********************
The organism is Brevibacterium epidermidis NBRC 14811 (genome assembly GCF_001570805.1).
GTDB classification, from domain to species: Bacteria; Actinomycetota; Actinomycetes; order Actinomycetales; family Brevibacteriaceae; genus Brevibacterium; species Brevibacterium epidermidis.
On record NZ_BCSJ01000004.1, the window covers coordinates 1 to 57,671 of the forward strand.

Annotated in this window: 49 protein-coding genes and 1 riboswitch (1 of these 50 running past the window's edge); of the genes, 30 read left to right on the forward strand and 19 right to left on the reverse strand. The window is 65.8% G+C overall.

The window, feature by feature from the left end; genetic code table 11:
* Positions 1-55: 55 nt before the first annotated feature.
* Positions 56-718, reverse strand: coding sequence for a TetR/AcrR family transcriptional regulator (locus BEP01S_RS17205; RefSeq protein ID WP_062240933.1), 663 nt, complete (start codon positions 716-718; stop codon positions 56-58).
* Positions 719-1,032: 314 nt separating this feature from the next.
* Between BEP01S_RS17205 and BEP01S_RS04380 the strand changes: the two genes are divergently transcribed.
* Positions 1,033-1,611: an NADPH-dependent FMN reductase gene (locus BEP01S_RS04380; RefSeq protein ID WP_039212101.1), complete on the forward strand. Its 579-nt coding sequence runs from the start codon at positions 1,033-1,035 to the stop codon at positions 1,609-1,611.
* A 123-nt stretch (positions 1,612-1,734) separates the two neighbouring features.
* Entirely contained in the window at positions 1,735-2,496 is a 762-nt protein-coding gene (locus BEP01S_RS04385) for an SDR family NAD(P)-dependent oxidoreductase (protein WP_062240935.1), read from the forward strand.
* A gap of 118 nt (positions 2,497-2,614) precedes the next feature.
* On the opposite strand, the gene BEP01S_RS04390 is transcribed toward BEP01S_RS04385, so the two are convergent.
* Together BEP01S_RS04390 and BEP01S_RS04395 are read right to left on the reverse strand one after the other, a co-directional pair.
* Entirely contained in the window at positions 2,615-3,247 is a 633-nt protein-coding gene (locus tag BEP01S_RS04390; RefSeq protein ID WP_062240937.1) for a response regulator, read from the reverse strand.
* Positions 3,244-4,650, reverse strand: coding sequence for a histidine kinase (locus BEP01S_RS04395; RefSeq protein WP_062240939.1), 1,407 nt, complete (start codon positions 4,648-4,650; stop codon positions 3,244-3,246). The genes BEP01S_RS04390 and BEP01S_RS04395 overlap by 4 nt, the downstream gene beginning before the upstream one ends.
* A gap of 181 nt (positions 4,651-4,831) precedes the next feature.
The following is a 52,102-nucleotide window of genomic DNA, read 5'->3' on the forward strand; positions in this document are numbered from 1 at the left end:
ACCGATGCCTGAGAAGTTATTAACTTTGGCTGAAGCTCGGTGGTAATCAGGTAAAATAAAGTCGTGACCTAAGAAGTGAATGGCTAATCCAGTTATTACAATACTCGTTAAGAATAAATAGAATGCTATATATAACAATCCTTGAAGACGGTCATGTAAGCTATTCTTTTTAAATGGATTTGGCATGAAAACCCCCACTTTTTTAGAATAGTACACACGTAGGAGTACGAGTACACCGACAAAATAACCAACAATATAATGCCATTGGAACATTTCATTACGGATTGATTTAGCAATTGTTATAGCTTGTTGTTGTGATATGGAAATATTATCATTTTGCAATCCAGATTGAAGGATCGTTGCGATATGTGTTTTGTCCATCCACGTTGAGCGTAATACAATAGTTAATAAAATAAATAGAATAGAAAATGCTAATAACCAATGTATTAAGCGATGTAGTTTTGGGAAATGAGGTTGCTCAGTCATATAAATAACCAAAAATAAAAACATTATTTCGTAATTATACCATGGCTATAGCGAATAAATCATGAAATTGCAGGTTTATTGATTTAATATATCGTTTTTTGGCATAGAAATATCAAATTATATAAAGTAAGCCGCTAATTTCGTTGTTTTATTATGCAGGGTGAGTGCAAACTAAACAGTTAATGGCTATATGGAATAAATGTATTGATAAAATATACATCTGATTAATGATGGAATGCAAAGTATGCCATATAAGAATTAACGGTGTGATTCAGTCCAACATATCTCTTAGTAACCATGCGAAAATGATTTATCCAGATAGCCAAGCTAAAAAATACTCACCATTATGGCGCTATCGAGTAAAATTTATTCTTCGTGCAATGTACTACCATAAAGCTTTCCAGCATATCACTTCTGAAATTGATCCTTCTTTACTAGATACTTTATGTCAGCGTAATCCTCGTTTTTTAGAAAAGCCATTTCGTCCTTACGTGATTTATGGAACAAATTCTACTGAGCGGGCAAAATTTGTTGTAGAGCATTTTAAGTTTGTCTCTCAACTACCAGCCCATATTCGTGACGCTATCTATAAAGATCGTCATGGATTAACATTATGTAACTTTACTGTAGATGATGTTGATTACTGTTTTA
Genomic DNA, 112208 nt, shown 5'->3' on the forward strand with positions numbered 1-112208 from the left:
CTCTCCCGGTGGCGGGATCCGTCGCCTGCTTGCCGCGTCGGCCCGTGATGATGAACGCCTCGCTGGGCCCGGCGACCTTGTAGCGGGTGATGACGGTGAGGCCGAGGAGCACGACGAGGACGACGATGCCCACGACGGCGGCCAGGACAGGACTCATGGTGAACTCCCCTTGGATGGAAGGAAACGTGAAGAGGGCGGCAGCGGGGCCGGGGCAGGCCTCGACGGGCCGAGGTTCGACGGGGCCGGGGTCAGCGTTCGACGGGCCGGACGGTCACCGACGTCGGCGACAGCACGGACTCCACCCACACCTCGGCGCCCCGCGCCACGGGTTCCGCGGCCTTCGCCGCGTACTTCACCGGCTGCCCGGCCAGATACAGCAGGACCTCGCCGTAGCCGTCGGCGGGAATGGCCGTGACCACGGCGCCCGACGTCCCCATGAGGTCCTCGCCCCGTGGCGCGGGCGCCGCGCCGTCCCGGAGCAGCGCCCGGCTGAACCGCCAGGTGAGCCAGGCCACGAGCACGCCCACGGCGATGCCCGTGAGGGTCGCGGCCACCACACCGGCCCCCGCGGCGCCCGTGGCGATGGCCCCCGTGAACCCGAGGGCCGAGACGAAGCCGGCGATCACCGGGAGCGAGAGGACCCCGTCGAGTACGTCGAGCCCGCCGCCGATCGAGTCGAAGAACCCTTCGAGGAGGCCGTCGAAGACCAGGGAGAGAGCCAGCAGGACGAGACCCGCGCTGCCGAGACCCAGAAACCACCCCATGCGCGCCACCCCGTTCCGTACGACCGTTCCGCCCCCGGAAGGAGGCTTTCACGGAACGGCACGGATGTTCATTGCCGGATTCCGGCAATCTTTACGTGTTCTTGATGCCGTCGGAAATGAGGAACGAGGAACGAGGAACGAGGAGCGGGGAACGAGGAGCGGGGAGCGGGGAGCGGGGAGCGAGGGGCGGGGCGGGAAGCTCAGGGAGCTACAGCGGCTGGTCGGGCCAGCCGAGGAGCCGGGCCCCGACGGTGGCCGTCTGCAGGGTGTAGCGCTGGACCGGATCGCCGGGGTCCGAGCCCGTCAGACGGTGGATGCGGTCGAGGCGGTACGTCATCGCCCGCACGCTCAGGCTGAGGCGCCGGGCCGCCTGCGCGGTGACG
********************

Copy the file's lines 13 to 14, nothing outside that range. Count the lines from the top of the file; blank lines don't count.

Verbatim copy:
* A gap of 118 nt (positions 2,497-2,614) precedes the next feature.
* On the opposite strand, the gene BEP01S_RS04390 is transcribed toward BEP01S_RS04385, so the two are convergent.